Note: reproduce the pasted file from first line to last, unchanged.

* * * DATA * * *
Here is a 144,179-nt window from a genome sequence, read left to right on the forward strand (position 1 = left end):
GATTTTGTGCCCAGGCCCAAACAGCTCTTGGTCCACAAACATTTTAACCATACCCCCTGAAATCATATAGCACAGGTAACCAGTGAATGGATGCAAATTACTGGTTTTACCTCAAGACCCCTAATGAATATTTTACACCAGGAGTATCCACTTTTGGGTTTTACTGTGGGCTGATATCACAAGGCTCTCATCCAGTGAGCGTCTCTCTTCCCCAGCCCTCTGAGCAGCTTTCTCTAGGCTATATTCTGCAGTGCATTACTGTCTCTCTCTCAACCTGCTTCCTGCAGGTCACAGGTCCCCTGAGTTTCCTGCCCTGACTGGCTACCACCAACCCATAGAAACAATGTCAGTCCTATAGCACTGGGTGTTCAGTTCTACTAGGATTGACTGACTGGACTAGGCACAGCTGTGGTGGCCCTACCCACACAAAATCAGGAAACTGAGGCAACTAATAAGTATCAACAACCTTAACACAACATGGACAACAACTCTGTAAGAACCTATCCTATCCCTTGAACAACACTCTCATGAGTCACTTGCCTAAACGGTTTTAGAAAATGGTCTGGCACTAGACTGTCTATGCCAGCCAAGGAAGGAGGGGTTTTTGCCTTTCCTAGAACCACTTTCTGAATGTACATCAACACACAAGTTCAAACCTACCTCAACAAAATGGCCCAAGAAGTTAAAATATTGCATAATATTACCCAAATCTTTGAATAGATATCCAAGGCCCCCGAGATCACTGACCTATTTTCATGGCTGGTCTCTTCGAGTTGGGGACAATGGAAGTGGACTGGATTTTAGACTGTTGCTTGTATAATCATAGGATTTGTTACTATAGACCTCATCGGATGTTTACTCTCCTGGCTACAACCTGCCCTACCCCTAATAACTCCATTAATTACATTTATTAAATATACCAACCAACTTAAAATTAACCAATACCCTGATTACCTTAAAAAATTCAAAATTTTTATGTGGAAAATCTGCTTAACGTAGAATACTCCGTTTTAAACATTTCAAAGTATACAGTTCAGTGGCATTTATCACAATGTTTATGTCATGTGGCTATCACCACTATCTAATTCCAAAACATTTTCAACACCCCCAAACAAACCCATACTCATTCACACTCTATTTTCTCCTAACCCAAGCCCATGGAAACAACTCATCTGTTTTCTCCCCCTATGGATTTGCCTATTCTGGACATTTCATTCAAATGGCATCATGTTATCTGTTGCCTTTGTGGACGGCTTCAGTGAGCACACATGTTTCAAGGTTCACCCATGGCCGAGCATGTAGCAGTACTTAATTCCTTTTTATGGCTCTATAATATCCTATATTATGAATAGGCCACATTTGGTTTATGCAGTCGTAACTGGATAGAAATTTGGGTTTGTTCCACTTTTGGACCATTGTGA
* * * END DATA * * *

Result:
Here is a 144,179-nt window from a genome sequence, read left to right on the forward strand (position 1 = left end):
GATTTTGTGCCCAGGCCCAAACAGCTCTTGGTCCACAAACATTTTAACCATACCCCCTGAAATCATATAGCACAGGTAACCAGTGAATGGATGCAAATTACTGGTTTTACCTCAAGACCCCTAATGAATATTTTACACCAGGAGTATCCACTTTTGGGTTTTACTGTGGGCTGATATCACAAGGCTCTCATCCAGTGAGCGTCTCTCTTCCCCAGCCCTCTGAGCAGCTTTCTCTAGGCTATATTCTGCAGTGCATTACTGTCTCTCTCTCAACCTGCTTCCTGCAGGTCACAGGTCCCCTGAGTTTCCTGCCCTGACTGGCTACCACCAACCCATAGAAACAATGTCAGTCCTATAGCACTGGGTGTTCAGTTCTACTAGGATTGACTGACTGGACTAGGCACAGCTGTGGTGGCCCTACCCACACAAAATCAGGAAACTGAGGCAACTAATAAGTATCAACAACCTTAACACAACATGGACAACAACTCTGTAAGAACCTATCCTATCCCTTGAACAACACTCTCATGAGTCACTTGCCTAAACGGTTTTAGAAAATGGTCTGGCACTAGACTGTCTATGCCAGCCAAGGAAGGAGGGGTTTTTGCCTTTCCTAGAACCACTTTCTGAATGTACATCAACACACAAGTTCAAACCTACCTCAACAAAATGGCCCAAGAAGTTAAAATATTGCATAATATTACCCAAATCTTTGAATAGATATCCAAGGCCCCCGAGATCACTGACCTATTTTCATGGCTGGTCTCTTCGAGTTGGGGACAATGGAAGTGGACTGGATTTTAGACTGTTGCTTGTATAATCATAGGATTTGTTACTATAGACCTCATCGGATGTTTACTCTCCTGGCTACAACCTGCCCTACCCCTAATAACTCCATTAATTACATTTATTAAATATACCAACCAACTTAAAATTAACCAATACCCTGATTACCTTAAAAAATTCAAAATTTTTATGTGGAAAATCTGCTTAACGTAGAATACTCCGTTTTAAACATTTCAAAGTATACAGTTCAGTGGCATTTATCACAATGTTTATGTCATGTGGCTATCACCACTATCTAATTCCAAAACATTTTCAACACCCCCAAACAAACCCATACTCATTCACACTCTATTTTCTCCTAACCCAAGCCCATGGAAACAACTCATCTGTTTTCTCCCCCTATGGATTTGCCTATTCTGGACATTTCATTCAAATGGCATCATGTTATCTGTTGCCTTTGTGGACGGCTTCAGTGAGCACACATGTTTCAAGGTTCACCCATGGCCGAGCATGTAGCAGTACTTAATTCCTTTTTATGGCTCTATAATATCCTATATTATGAATAGGCCACATTTGGTTTATGCAGTCGTAACTGGATAGAAATTTGGGTTTGTTCCACTTTTGGACCATTGTGA